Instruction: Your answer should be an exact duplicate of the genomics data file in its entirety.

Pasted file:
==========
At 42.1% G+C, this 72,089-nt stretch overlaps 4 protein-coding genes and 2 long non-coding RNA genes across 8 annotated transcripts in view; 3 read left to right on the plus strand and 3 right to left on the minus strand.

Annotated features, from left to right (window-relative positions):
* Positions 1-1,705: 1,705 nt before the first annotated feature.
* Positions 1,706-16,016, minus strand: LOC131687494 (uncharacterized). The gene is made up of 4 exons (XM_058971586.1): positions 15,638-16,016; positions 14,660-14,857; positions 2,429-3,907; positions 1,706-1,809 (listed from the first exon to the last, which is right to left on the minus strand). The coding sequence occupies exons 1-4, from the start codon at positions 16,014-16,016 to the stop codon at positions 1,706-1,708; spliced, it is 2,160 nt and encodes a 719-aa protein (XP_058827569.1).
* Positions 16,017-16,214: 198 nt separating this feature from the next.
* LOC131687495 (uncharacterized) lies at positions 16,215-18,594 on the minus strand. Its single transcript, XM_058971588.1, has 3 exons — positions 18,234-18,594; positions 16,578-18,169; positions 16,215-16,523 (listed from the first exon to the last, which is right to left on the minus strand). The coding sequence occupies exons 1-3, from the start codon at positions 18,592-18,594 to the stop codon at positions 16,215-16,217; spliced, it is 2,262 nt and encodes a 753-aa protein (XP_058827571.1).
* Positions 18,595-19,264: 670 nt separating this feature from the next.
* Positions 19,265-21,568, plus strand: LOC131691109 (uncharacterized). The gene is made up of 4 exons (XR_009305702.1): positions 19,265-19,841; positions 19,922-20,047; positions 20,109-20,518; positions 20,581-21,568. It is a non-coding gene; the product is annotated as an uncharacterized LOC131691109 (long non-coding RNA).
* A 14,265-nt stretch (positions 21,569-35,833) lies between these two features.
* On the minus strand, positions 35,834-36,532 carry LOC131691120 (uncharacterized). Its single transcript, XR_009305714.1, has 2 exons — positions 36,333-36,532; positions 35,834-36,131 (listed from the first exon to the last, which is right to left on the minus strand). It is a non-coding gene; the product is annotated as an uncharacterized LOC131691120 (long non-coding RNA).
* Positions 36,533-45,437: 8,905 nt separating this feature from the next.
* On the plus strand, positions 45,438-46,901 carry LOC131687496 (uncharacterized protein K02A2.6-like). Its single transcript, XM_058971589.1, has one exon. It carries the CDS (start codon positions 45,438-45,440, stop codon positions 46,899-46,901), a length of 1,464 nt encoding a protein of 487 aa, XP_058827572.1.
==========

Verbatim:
At 42.1% G+C, this 72,089-nt stretch overlaps 4 protein-coding genes and 2 long non-coding RNA genes across 8 annotated transcripts in view; 3 read left to right on the plus strand and 3 right to left on the minus strand.

Annotated features, from left to right (window-relative positions):
* Positions 1-1,705: 1,705 nt before the first annotated feature.
* Positions 1,706-16,016, minus strand: LOC131687494 (uncharacterized). The gene is made up of 4 exons (XM_058971586.1): positions 15,638-16,016; positions 14,660-14,857; positions 2,429-3,907; positions 1,706-1,809 (listed from the first exon to the last, which is right to left on the minus strand). The coding sequence occupies exons 1-4, from the start codon at positions 16,014-16,016 to the stop codon at positions 1,706-1,708; spliced, it is 2,160 nt and encodes a 719-aa protein (XP_058827569.1).
* Positions 16,017-16,214: 198 nt separating this feature from the next.
* LOC131687495 (uncharacterized) lies at positions 16,215-18,594 on the minus strand. Its single transcript, XM_058971588.1, has 3 exons — positions 18,234-18,594; positions 16,578-18,169; positions 16,215-16,523 (listed from the first exon to the last, which is right to left on the minus strand). The coding sequence occupies exons 1-3, from the start codon at positions 18,592-18,594 to the stop codon at positions 16,215-16,217; spliced, it is 2,262 nt and encodes a 753-aa protein (XP_058827571.1).
* Positions 18,595-19,264: 670 nt separating this feature from the next.
* Positions 19,265-21,568, plus strand: LOC131691109 (uncharacterized). The gene is made up of 4 exons (XR_009305702.1): positions 19,265-19,841; positions 19,922-20,047; positions 20,109-20,518; positions 20,581-21,568. It is a non-coding gene; the product is annotated as an uncharacterized LOC131691109 (long non-coding RNA).
* A 14,265-nt stretch (positions 21,569-35,833) lies between these two features.
* On the minus strand, positions 35,834-36,532 carry LOC131691120 (uncharacterized). Its single transcript, XR_009305714.1, has 2 exons — positions 36,333-36,532; positions 35,834-36,131 (listed from the first exon to the last, which is right to left on the minus strand). It is a non-coding gene; the product is annotated as an uncharacterized LOC131691120 (long non-coding RNA).
* Positions 36,533-45,437: 8,905 nt separating this feature from the next.
* On the plus strand, positions 45,438-46,901 carry LOC131687496 (uncharacterized protein K02A2.6-like). Its single transcript, XM_058971589.1, has one exon. It carries the CDS (start codon positions 45,438-45,440, stop codon positions 46,899-46,901), a length of 1,464 nt encoding a protein of 487 aa, XP_058827572.1.